Cole wasn’t the only cartoonist to find a prestigious and lucrative market in Playboy. For decades it’s been one of the only remaining slick magazines in the United States to provide a venue for cartoons. In an introduction to The Cartoons, Hugh Hefner writes: “The humorists in Playboy were hip subversives, sly revolutionaries who poked fun at the prevailing hypocrisies of the time.” Well, I guess. But it’s significant that the freshest and funniest cartoons in the book are all (in the idiom of massage ads) strictly nonsexual. The connoisseur will be gratified to find so many of Gahan Wilson’s macabre drolleries, Jules Feiffer’s neurotic, nebbishy introspection about relationships, a fanciful menagerie drawn by Shel Silverstein, some lovably squalid Jack Davises, and a few choice absurdist non sequiturs by the funniest cartoonist of all time, B. Kliban. Also included are an episode of the Fabulous Furry Freak Brothers, an adventure of the Ambiguously Gay Duo, and even a visit by Hank Hill and friends to the Playboy Mansion. But by far the majority of the cartoons in this collection (supposedly selected by the wizened libertine Hefner himself) are about sex, and they mostly seem to be the same old leering haw-haw gags. What Hefner describes as “humor of a more sophisticated nature” mostly just means topless.

Humor ages even faster and more embarrassingly than we do, and too many of these gags rely on what must have been the heady novelty of seeing things like nudists, lesbians, or transsexuals joked about in print: “That’s my son, Donald, before he decided to become my daughter, Denise.” Shock value, which often provokes nervous laughter in itself, has been pretty well leached out of these subjects now that 12-year-olds have high-speed access to fantasies more depraved than Caligula’s. Many of these cartoons are now better appreciated as historical documents than as humor. The exhilarating defiance Hefner claims his cartoonists first expressed is hard to recapture in the age of low riders and dental dams, hookups and date-rape drugs, domestic partners and friends-with-benefits.

Playboy’s only real innovation over the crude humor of the pulp digests is that now the females are enthusiastic accomplices in adultery instead of getting chased around the boss’ desk or being in it for the minks and jewelry. But, tellingly, most of them are still drawn as luscious objects to be ogled rather than as distinctive characters of their own. In particular, Doug Sneyd and Erich Sokol’s girls creep me out, their faces as bright and empty as dolls’—snub-nosed, glassy-eyed, grinning at nothing. They look, literally, like trophies—taxidermized.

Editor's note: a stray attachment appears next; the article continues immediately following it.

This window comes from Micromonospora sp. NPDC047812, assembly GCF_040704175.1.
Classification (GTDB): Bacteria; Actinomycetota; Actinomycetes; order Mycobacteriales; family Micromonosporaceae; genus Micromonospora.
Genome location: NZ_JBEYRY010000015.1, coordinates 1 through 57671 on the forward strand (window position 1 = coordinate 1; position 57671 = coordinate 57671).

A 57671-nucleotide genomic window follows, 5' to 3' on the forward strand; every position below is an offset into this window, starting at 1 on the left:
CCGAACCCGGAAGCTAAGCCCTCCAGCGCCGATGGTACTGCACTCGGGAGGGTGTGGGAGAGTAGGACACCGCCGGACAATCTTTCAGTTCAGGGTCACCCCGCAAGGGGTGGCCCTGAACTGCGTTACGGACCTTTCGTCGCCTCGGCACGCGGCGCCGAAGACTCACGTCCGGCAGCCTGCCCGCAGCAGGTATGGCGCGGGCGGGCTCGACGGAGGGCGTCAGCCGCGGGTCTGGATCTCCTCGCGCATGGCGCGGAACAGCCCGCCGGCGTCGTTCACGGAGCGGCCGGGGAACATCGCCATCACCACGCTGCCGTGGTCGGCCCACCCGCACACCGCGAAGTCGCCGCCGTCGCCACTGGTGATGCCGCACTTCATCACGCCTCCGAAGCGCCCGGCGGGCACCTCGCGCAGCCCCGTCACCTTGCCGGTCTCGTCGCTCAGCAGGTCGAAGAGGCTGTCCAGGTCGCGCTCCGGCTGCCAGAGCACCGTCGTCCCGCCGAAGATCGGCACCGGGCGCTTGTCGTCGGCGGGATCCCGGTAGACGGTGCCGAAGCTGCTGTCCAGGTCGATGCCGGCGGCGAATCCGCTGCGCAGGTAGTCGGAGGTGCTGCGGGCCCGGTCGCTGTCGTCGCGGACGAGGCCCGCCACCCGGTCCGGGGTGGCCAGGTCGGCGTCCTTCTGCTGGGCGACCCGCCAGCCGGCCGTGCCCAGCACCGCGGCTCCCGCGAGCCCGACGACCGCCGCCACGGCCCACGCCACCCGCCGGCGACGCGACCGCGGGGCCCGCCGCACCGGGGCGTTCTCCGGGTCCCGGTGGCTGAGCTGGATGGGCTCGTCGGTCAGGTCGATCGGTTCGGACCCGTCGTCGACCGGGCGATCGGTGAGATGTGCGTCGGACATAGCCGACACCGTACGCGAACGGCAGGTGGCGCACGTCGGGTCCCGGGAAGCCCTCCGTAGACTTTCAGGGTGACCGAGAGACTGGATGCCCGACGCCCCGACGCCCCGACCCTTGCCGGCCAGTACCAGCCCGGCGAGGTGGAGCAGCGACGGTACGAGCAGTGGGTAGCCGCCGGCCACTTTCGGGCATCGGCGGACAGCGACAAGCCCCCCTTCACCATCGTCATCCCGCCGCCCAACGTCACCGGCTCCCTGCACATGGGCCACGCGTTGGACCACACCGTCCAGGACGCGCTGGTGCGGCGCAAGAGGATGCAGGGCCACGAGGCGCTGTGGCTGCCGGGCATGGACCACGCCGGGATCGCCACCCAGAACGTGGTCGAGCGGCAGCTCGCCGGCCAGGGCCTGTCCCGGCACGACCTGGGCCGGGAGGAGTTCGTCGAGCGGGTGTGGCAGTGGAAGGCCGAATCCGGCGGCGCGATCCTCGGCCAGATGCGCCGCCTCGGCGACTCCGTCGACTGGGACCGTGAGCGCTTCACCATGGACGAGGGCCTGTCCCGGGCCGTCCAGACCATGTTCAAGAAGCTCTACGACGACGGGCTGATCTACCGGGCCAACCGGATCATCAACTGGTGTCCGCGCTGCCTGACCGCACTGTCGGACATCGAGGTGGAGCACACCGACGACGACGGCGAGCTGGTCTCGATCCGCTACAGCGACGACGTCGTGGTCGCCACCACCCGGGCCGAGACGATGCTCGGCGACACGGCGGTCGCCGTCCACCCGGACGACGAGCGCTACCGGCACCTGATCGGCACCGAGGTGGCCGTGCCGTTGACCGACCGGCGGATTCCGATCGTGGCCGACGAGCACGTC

Look, I’m not pretending to be Mr. Sensitive here: I am as shameless an ogler and lecher as the next guy, and there are some very hot drawings of girls in this book. I think what bothers me about them isn’t so much what they imply about women as what they assume about me and what I want. Most readers probably spent way more time looking at the girls than at their male companions, but because the guys are meant as neutral figures on which to project ourselves they are inadvertently revealing.

Interestingly, the drawings of men date much more badly than those of girls. (Partly, this may be because the girls are all naked, and less easily betrayed by fickle fashion.) The ostensible heroes of these one-panel narratives—blow-dried, sideburned, mustachioed, in tweed or plaid, accessorized with suspenders and cigars—now tend to look not stylish but ridiculous and sleazy, like the groomsmen in old wedding photos. Playboy is, needless to say, a magazine marketed toward young urban men, and it is to their fragile, uncertain self-image, their evanescent definition of Cool, that it panders.